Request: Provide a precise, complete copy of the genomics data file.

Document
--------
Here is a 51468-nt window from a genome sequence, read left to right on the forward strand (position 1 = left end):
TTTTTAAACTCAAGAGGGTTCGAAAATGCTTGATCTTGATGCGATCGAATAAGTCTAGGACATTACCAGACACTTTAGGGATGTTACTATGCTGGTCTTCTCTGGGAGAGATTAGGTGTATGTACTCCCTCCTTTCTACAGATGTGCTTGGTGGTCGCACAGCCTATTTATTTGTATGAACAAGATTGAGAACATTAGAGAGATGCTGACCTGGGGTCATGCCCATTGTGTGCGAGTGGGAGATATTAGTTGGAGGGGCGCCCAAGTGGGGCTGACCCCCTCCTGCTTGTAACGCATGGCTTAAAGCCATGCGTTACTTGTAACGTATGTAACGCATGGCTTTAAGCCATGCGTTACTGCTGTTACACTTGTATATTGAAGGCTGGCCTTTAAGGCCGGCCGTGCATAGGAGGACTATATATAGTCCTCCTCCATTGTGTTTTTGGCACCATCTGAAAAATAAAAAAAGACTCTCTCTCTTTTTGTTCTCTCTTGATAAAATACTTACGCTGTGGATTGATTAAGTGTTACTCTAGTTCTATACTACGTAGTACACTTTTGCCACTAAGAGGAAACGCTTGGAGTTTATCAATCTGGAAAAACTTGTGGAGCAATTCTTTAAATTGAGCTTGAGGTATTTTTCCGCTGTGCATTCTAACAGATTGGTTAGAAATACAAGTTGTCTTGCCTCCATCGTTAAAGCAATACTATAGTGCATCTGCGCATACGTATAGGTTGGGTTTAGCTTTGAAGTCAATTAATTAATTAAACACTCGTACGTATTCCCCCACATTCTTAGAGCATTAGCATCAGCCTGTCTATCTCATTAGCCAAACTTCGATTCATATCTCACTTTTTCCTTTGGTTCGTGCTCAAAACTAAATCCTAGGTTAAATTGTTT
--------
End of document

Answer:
Here is a 51468-nt window from a genome sequence, read left to right on the forward strand (position 1 = left end):
TTTTTAAACTCAAGAGGGTTCGAAAATGCTTGATCTTGATGCGATCGAATAAGTCTAGGACATTACCAGACACTTTAGGGATGTTACTATGCTGGTCTTCTCTGGGAGAGATTAGGTGTATGTACTCCCTCCTTTCTACAGATGTGCTTGGTGGTCGCACAGCCTATTTATTTGTATGAACAAGATTGAGAACATTAGAGAGATGCTGACCTGGGGTCATGCCCATTGTGTGCGAGTGGGAGATATTAGTTGGAGGGGCGCCCAAGTGGGGCTGACCCCCTCCTGCTTGTAACGCATGGCTTAAAGCCATGCGTTACTTGTAACGTATGTAACGCATGGCTTTAAGCCATGCGTTACTGCTGTTACACTTGTATATTGAAGGCTGGCCTTTAAGGCCGGCCGTGCATAGGAGGACTATATATAGTCCTCCTCCATTGTGTTTTTGGCACCATCTGAAAAATAAAAAAAGACTCTCTCTCTTTTTGTTCTCTCTTGATAAAATACTTACGCTGTGGATTGATTAAGTGTTACTCTAGTTCTATACTACGTAGTACACTTTTGCCACTAAGAGGAAACGCTTGGAGTTTATCAATCTGGAAAAACTTGTGGAGCAATTCTTTAAATTGAGCTTGAGGTATTTTTCCGCTGTGCATTCTAACAGATTGGTTAGAAATACAAGTTGTCTTGCCTCCATCGTTAAAGCAATACTATAGTGCATCTGCGCATACGTATAGGTTGGGTTTAGCTTTGAAGTCAATTAATTAATTAAACACTCGTACGTATTCCCCCACATTCTTAGAGCATTAGCATCAGCCTGTCTATCTCATTAGCCAAACTTCGATTCATATCTCACTTTTTCCTTTGGTTCGTGCTCAAAACTAAATCCTAGGTTAAATTGTTT